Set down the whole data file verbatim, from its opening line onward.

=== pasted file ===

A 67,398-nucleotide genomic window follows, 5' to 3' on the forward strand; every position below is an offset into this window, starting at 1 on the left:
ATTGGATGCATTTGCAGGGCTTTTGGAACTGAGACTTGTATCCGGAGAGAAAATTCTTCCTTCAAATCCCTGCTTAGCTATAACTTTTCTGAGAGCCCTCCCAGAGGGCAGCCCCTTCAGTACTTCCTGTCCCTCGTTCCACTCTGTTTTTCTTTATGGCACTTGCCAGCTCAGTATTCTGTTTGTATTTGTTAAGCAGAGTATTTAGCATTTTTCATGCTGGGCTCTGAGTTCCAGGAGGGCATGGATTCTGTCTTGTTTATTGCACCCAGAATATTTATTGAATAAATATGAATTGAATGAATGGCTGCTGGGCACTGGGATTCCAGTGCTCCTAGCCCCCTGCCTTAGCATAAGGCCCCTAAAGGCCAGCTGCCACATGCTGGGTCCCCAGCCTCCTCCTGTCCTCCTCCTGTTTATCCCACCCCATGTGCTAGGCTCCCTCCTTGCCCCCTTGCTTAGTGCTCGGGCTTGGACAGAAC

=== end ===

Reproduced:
A 67,398-nucleotide genomic window follows, 5' to 3' on the forward strand; every position below is an offset into this window, starting at 1 on the left:
ATTGGATGCATTTGCAGGGCTTTTGGAACTGAGACTTGTATCCGGAGAGAAAATTCTTCCTTCAAATCCCTGCTTAGCTATAACTTTTCTGAGAGCCCTCCCAGAGGGCAGCCCCTTCAGTACTTCCTGTCCCTCGTTCCACTCTGTTTTTCTTTATGGCACTTGCCAGCTCAGTATTCTGTTTGTATTTGTTAAGCAGAGTATTTAGCATTTTTCATGCTGGGCTCTGAGTTCCAGGAGGGCATGGATTCTGTCTTGTTTATTGCACCCAGAATATTTATTGAATAAATATGAATTGAATGAATGGCTGCTGGGCACTGGGATTCCAGTGCTCCTAGCCCCCTGCCTTAGCATAAGGCCCCTAAAGGCCAGCTGCCACATGCTGGGTCCCCAGCCTCCTCCTGTCCTCCTCCTGTTTATCCCACCCCATGTGCTAGGCTCCCTCCTTGCCCCCTTGCTTAGTGCTCGGGCTTGGACAGAAC